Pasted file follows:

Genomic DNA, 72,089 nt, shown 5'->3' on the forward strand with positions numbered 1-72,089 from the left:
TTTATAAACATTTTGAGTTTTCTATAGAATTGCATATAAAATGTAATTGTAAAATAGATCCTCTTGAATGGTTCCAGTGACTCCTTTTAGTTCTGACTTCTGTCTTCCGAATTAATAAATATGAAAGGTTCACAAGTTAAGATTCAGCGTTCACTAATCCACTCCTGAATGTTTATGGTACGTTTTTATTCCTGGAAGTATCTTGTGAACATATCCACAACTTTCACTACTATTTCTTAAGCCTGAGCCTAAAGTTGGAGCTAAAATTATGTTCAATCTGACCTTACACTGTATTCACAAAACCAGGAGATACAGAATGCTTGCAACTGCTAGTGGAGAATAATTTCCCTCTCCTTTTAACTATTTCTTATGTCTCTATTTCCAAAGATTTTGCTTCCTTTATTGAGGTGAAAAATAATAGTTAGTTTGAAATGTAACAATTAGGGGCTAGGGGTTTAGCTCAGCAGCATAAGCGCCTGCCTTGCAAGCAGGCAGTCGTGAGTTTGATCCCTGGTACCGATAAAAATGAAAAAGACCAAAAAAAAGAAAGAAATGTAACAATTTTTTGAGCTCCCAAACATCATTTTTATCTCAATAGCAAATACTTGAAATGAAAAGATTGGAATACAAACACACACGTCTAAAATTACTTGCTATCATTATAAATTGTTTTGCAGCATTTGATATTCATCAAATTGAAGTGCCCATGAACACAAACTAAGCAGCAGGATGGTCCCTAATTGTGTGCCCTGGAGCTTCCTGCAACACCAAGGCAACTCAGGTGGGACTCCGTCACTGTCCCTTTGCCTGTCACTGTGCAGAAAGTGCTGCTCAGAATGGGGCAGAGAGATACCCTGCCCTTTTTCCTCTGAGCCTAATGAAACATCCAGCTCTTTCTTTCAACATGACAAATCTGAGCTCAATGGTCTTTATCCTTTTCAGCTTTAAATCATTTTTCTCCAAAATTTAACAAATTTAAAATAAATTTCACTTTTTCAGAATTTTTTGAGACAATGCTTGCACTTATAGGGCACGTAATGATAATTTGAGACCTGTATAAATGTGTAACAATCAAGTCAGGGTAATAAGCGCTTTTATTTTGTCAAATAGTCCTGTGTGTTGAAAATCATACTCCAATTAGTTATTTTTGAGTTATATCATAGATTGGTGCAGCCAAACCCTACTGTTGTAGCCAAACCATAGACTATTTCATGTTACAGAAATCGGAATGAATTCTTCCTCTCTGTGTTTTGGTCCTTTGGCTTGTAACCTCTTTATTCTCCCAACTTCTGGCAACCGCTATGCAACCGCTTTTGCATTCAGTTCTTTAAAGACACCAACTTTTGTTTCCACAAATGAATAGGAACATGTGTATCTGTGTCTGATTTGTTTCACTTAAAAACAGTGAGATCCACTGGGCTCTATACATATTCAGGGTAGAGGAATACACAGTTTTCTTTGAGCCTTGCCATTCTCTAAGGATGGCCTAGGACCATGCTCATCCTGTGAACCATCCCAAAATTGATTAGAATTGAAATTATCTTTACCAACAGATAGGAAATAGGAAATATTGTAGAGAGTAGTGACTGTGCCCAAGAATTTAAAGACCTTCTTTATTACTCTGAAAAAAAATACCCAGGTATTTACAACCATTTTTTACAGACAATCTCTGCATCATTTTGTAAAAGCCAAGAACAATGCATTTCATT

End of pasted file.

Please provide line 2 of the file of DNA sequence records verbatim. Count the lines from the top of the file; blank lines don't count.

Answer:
TTTATAAACATTTTGAGTTTTCTATAGAATTGCATATAAAATGTAATTGTAAAATAGATCCTCTTGAATGGTTCCAGTGACTCCTTTTAGTTCTGACTTCTGTCTTCCGAATTAATAAATATGAAAGGTTCACAAGTTAAGATTCAGCGTTCACTAATCCACTCCTGAATGTTTATGGTACGTTTTTATTCCTGGAAGTATCTTGTGAACATATCCACAACTTTCACTACTATTTCTTAAGCCTGAGCCTAAAGTTGGAGCTAAAATTATGTTCAATCTGACCTTACACTGTATTCACAAAACCAGGAGATACAGAATGCTTGCAACTGCTAGTGGAGAATAATTTCCCTCTCCTTTTAACTATTTCTTATGTCTCTATTTCCAAAGATTTTGCTTCCTTTATTGAGGTGAAAAATAATAGTTAGTTTGAAATGTAACAATTAGGGGCTAGGGGTTTAGCTCAGCAGCATAAGCGCCTGCCTTGCAAGCAGGCAGTCGTGAGTTTGATCCCTGGTACCGATAAAAATGAAAAAGACCAAAAAAAAGAAAGAAATGTAACAATTTTTTGAGCTCCCAAACATCATTTTTATCTCAATAGCAAATACTTGAAATGAAAAGATTGGAATACAAACACACACGTCTAAAATTACTTGCTATCATTATAAATTGTTTTGCAGCATTTGATATTCATCAAATTGAAGTGCCCATGAACACAAACTAAGCAGCAGGATGGTCCCTAATTGTGTGCCCTGGAGCTTCCTGCAACACCAAGGCAACTCAGGTGGGACTCCGTCACTGTCCCTTTGCCTGTCACTGTGCAGAAAGTGCTGCTCAGAATGGGGCAGAGAGATACCCTGCCCTTTTTCCTCTGAGCCTAATGAAACATCCAGCTCTTTCTTTCAACATGACAAATCTGAGCTCAATGGTCTTTATCCTTTTCAGCTTTAAATCATTTTTCTCCAAAATTTAACAAATTTAAAATAAATTTCACTTTTTCAGAATTTTTTGAGACAATGCTTGCACTTATAGGGCACGTAATGATAATTTGAGACCTGTATAAATGTGTAACAATCAAGTCAGGGTAATAAGCGCTTTTATTTTGTCAAATAGTCCTGTGTGTTGAAAATCATACTCCAATTAGTTATTTTTGAGTTATATCATAGATTGGTGCAGCCAAACCCTACTGTTGTAGCCAAACCATAGACTATTTCATGTTACAGAAATCGGAATGAATTCTTCCTCTCTGTGTTTTGGTCCTTTGGCTTGTAACCTCTTTATTCTCCCAACTTCTGGCAACCGCTATGCAACCGCTTTTGCATTCAGTTCTTTAAAGACACCAACTTTTGTTTCCACAAATGAATAGGAACATGTGTATCTGTGTCTGATTTGTTTCACTTAAAAACAGTGAGATCCACTGGGCTCTATACATATTCAGGGTAGAGGAATACACAGTTTTCTTTGAGCCTTGCCATTCTCTAAGGATGGCCTAGGACCATGCTCATCCTGTGAACCATCCCAAAATTGATTAGAATTGAAATTATCTTTACCAACAGATAGGAAATAGGAAATATTGTAGAGAGTAGTGACTGTGCCCAAGAATTTAAAGACCTTCTTTATTACTCTGAAAAAAAATACCCAGGTATTTACAACCATTTTTTACAGACAATCTCTGCATCATTTTGTAAAAGCCAAGAACAATGCATTTCATT